Here are the now-debunked myths about bilingual education.

Bilingualism leads to speech disorders or dysphasia development.

In reality, bilingual children can develop dysphasia, but not at any faster rate than non-bilingual children. It is equally true that a child with developmental dysphasia can learn two or more languages.

Bilingualism is often thought to interfere with a child's language and cognitive development, negatively impacting their thinking skills. However, intellectual ability is influenced by many factors, such as age, genetic patterns, and environmental stimulation

Switching between languages is sometimes viewed as a sign of language incompetence and laziness. However, a bilingual child's ability to switch from one language to another actually indicates flexible cognition and a deeper understanding of both languages.

Children should not learn languages sequentially or separately.

Children do not necessarily need to learn languages one after the other or in isolation. While it's possible for them to learn two languages simultaneously, each child may have their own preferences and pace for acquiring different languages.

A bilingual child will have an accent.

Just like monolingual children, accents are influenced by the environment and personal speech habits. However, in bilingualism, one language may dominate, resulting in a weaker accent in the non-dominant language.

So how can a child who does not come from a bilingual background learn another language? Let's go through a bit of history:


The teaching of foreign languages traces back to ancient Rome, where educators like Quintilianus (a first-century AD roman educator) advocated for direct communication with students. Quintilianus even proposed teaching children a foreign language before their native tongue. As time progressed into the Middle Ages, teaching methods shifted towards using passive drills and rote memorization.

During the 17th and 18th centuries, humanistic methods began to emerge. Czech teacher Jan Amos introduced theories that opposed direct mechanical translations, while John Locke developed teaching methods emphasizing the practical use of a foreign language. Locke found that speaking was the fastest method of learning.

In 1878, Maximilian Delphinius Berlitz pioneered a direct methodology for teaching foreign languages. This method involves learners directly communicating with native-speaking tutors. Through personalized instruction, tutors help students gain confidence in speaking. This approach mirrors the language exposure experienced by bilingual children from a young age. Today, this method remains in use and is applicable in both classroom and summer camp settings.


Learning tactics

From ancient rome to today various learning tactics have remained the same:

Learning through play

For children, there is nothing better than play. When learning becomes enjoyable, children are better able to pick up grammatical elements and vocabulary. Playful activities involving games, songs, and stories are crucial learning tactics.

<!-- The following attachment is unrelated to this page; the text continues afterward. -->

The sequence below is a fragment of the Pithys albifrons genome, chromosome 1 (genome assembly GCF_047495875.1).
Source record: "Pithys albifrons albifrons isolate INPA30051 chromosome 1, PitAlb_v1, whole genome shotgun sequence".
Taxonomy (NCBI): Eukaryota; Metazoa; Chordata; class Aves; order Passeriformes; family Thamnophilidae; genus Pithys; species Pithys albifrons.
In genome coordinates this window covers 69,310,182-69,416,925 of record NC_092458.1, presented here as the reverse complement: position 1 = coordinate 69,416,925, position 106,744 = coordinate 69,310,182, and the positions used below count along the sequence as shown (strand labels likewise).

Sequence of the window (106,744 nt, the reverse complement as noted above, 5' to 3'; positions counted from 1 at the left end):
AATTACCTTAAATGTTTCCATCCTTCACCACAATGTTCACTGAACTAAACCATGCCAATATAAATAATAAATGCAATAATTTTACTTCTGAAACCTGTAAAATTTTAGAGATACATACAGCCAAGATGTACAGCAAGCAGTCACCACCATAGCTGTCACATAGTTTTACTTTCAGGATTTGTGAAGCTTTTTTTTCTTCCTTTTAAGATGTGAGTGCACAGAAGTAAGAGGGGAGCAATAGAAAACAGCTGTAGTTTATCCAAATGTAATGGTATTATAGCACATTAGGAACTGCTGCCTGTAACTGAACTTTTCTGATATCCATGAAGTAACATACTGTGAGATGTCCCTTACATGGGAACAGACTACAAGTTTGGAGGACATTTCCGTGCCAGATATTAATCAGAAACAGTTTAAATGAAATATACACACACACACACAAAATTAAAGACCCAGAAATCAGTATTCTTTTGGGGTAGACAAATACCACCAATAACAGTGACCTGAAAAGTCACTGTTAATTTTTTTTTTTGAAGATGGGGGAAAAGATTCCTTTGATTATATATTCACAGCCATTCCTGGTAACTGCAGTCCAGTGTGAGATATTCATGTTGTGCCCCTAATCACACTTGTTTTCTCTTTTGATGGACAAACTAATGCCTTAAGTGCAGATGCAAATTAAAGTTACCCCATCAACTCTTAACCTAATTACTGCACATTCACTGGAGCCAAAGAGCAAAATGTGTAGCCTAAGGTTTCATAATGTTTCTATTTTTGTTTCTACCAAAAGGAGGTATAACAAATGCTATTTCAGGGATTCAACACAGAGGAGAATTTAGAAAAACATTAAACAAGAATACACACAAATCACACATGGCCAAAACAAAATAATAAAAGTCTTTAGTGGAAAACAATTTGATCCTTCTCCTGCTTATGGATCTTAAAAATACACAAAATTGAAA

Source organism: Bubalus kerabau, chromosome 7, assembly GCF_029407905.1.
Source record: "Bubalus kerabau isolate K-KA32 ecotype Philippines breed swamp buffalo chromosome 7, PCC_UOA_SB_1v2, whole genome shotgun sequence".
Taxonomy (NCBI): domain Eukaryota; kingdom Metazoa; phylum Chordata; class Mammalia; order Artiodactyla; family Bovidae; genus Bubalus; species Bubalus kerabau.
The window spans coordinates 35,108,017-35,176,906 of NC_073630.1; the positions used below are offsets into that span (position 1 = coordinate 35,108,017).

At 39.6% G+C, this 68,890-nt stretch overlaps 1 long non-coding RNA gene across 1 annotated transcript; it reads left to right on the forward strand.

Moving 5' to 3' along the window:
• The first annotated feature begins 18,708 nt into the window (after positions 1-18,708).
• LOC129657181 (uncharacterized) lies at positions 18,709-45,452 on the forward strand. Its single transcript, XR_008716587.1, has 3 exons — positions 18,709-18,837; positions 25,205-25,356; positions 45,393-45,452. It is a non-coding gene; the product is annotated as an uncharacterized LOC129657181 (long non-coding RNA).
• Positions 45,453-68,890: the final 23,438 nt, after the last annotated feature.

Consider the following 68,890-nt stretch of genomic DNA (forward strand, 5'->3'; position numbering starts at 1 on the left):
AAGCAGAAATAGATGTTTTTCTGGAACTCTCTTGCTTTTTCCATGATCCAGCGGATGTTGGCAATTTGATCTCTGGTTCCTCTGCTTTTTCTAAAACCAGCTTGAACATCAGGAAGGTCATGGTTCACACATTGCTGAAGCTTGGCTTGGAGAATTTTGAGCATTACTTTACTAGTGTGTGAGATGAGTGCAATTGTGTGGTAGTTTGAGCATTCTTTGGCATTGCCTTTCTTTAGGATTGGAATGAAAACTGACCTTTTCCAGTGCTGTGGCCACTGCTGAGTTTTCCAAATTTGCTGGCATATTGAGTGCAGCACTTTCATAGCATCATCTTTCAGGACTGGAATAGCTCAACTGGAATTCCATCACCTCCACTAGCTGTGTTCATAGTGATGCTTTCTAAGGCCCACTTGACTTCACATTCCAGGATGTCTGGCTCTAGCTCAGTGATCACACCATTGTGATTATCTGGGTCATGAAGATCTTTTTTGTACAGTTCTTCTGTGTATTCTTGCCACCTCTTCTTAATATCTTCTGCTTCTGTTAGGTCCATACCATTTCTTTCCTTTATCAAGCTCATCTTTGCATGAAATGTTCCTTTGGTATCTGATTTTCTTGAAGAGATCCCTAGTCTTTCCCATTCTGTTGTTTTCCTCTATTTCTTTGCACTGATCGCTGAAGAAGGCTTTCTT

Consistent exposure to a language is crucial for learning. Simply speaking English to your child every day on the way to school or enrolling them in a language school can greatly aid their progress. By prioritizing these methods, you may find less need for additional interactive tools like foreign language apps or social media teaching videos


Language skills are most effectively developed through exposure to environment and social interaction. By reinforcing learning through group activities, children not only learn by interacting with each other but also by sharing their unique language skills.

Do you have friends, acquaintances, or family members who want themselves or their children to learn a foreign language? Make arrangements to involve them. Sharing a common goal with those around you will not only create a supportive environment but also motivate you to engage in regular language practice.

Support for learning

Incorporating foreign language skills into everyday life is crucial. There are simple ways to do this, such as writing in a diary, acting in a play, or cooking a foreign recipe together. Engaging in these activities can facilitate automatic learning as children naturally apply their knowledge in various scenarios.

An individual approach

As repeatedly emphasized, every child is unique; therefore, each one learns differently. By understanding the diverse needs, pace, and learning styles of each child, individual lessons are better equipped to cater to their interests while teaching.

Learning a new language should evoke an inspiring adventure of joy and discovery. Through an integrated approach that includes play, regular contact, a natural curriculum, and individualized social interaction, children can actively develop their language skills in a positive and enjoyable manner.